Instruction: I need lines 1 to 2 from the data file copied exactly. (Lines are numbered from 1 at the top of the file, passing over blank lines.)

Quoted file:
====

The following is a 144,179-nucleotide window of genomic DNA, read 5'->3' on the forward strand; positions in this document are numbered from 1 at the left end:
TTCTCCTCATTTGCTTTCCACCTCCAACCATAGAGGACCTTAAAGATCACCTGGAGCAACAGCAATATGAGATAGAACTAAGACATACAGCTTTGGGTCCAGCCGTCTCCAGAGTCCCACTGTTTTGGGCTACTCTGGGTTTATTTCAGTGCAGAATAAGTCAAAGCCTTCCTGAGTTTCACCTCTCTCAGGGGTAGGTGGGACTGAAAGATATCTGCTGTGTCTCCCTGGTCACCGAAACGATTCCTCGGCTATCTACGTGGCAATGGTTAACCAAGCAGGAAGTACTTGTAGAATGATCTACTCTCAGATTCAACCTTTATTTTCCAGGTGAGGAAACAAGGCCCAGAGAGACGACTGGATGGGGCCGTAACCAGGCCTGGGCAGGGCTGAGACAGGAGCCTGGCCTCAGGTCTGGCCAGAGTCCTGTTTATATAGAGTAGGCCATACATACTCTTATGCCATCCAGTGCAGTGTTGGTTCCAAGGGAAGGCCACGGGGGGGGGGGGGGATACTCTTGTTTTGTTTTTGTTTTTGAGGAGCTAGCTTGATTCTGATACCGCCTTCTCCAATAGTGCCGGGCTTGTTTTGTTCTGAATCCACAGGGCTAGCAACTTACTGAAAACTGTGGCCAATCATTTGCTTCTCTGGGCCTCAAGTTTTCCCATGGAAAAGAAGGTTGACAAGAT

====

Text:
The following is a 144,179-nucleotide window of genomic DNA, read 5'->3' on the forward strand; positions in this document are numbered from 1 at the left end:
TTCTCCTCATTTGCTTTCCACCTCCAACCATAGAGGACCTTAAAGATCACCTGGAGCAACAGCAATATGAGATAGAACTAAGACATACAGCTTTGGGTCCAGCCGTCTCCAGAGTCCCACTGTTTTGGGCTACTCTGGGTTTATTTCAGTGCAGAATAAGTCAAAGCCTTCCTGAGTTTCACCTCTCTCAGGGGTAGGTGGGACTGAAAGATATCTGCTGTGTCTCCCTGGTCACCGAAACGATTCCTCGGCTATCTACGTGGCAATGGTTAACCAAGCAGGAAGTACTTGTAGAATGATCTACTCTCAGATTCAACCTTTATTTTCCAGGTGAGGAAACAAGGCCCAGAGAGACGACTGGATGGGGCCGTAACCAGGCCTGGGCAGGGCTGAGACAGGAGCCTGGCCTCAGGTCTGGCCAGAGTCCTGTTTATATAGAGTAGGCCATACATACTCTTATGCCATCCAGTGCAGTGTTGGTTCCAAGGGAAGGCCACGGGGGGGGGGGGGGATACTCTTGTTTTGTTTTTGTTTTTGAGGAGCTAGCTTGATTCTGATACCGCCTTCTCCAATAGTGCCGGGCTTGTTTTGTTCTGAATCCACAGGGCTAGCAACTTACTGAAAACTGTGGCCAATCATTTGCTTCTCTGGGCCTCAAGTTTTCCCATGGAAAAGAAGGTTGACAAGAT